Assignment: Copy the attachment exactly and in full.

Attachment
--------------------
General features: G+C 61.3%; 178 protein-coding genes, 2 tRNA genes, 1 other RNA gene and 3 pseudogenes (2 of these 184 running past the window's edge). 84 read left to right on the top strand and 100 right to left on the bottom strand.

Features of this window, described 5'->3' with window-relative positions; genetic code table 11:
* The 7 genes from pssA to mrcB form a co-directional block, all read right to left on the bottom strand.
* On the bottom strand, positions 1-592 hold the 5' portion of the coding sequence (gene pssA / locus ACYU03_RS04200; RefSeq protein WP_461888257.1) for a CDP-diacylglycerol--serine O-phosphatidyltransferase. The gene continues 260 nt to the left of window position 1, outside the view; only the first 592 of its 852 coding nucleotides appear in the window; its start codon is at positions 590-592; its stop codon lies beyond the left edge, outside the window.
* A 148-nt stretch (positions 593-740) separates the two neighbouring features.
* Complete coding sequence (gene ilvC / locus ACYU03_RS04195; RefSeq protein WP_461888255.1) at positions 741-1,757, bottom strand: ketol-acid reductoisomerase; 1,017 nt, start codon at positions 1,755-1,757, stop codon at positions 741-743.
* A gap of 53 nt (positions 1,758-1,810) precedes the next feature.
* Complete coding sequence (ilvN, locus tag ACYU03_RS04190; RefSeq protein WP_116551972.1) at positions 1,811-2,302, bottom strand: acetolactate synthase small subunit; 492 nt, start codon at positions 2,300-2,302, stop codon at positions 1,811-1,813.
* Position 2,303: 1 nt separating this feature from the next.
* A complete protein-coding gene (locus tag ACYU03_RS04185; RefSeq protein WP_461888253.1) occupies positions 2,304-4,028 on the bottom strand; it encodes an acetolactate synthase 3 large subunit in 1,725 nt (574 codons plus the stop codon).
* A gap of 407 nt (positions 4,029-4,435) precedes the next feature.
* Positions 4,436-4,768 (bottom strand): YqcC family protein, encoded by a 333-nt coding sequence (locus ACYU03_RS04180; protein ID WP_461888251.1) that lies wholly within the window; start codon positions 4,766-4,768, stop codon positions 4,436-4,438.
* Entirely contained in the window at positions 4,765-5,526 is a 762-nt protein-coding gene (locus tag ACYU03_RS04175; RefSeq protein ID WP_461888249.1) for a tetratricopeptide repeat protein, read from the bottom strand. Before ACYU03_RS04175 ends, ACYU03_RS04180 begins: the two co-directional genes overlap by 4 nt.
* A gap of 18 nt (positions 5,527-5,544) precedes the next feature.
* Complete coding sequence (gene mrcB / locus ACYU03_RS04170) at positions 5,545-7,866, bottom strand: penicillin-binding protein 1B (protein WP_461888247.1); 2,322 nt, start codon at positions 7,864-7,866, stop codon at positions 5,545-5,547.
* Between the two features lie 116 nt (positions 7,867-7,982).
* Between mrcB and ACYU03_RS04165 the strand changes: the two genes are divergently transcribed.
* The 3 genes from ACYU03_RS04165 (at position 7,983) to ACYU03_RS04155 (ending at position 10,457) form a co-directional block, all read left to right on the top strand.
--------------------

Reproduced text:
General features: G+C 61.3%; 178 protein-coding genes, 2 tRNA genes, 1 other RNA gene and 3 pseudogenes (2 of these 184 running past the window's edge). 84 read left to right on the top strand and 100 right to left on the bottom strand.

Features of this window, described 5'->3' with window-relative positions; genetic code table 11:
* The 7 genes from pssA to mrcB form a co-directional block, all read right to left on the bottom strand.
* On the bottom strand, positions 1-592 hold the 5' portion of the coding sequence (gene pssA / locus ACYU03_RS04200; RefSeq protein WP_461888257.1) for a CDP-diacylglycerol--serine O-phosphatidyltransferase. The gene continues 260 nt to the left of window position 1, outside the view; only the first 592 of its 852 coding nucleotides appear in the window; its start codon is at positions 590-592; its stop codon lies beyond the left edge, outside the window.
* A 148-nt stretch (positions 593-740) separates the two neighbouring features.
* Complete coding sequence (gene ilvC / locus ACYU03_RS04195; RefSeq protein WP_461888255.1) at positions 741-1,757, bottom strand: ketol-acid reductoisomerase; 1,017 nt, start codon at positions 1,755-1,757, stop codon at positions 741-743.
* A gap of 53 nt (positions 1,758-1,810) precedes the next feature.
* Complete coding sequence (ilvN, locus tag ACYU03_RS04190; RefSeq protein WP_116551972.1) at positions 1,811-2,302, bottom strand: acetolactate synthase small subunit; 492 nt, start codon at positions 2,300-2,302, stop codon at positions 1,811-1,813.
* Position 2,303: 1 nt separating this feature from the next.
* A complete protein-coding gene (locus tag ACYU03_RS04185; RefSeq protein WP_461888253.1) occupies positions 2,304-4,028 on the bottom strand; it encodes an acetolactate synthase 3 large subunit in 1,725 nt (574 codons plus the stop codon).
* A gap of 407 nt (positions 4,029-4,435) precedes the next feature.
* Positions 4,436-4,768 (bottom strand): YqcC family protein, encoded by a 333-nt coding sequence (locus ACYU03_RS04180; protein ID WP_461888251.1) that lies wholly within the window; start codon positions 4,766-4,768, stop codon positions 4,436-4,438.
* Entirely contained in the window at positions 4,765-5,526 is a 762-nt protein-coding gene (locus tag ACYU03_RS04175; RefSeq protein ID WP_461888249.1) for a tetratricopeptide repeat protein, read from the bottom strand. Before ACYU03_RS04175 ends, ACYU03_RS04180 begins: the two co-directional genes overlap by 4 nt.
* A gap of 18 nt (positions 5,527-5,544) precedes the next feature.
* Complete coding sequence (gene mrcB / locus ACYU03_RS04170) at positions 5,545-7,866, bottom strand: penicillin-binding protein 1B (protein WP_461888247.1); 2,322 nt, start codon at positions 7,864-7,866, stop codon at positions 5,545-5,547.
* Between the two features lie 116 nt (positions 7,867-7,982).
* Between mrcB and ACYU03_RS04165 the strand changes: the two genes are divergently transcribed.
* The 3 genes from ACYU03_RS04165 (at position 7,983) to ACYU03_RS04155 (ending at position 10,457) form a co-directional block, all read left to right on the top strand.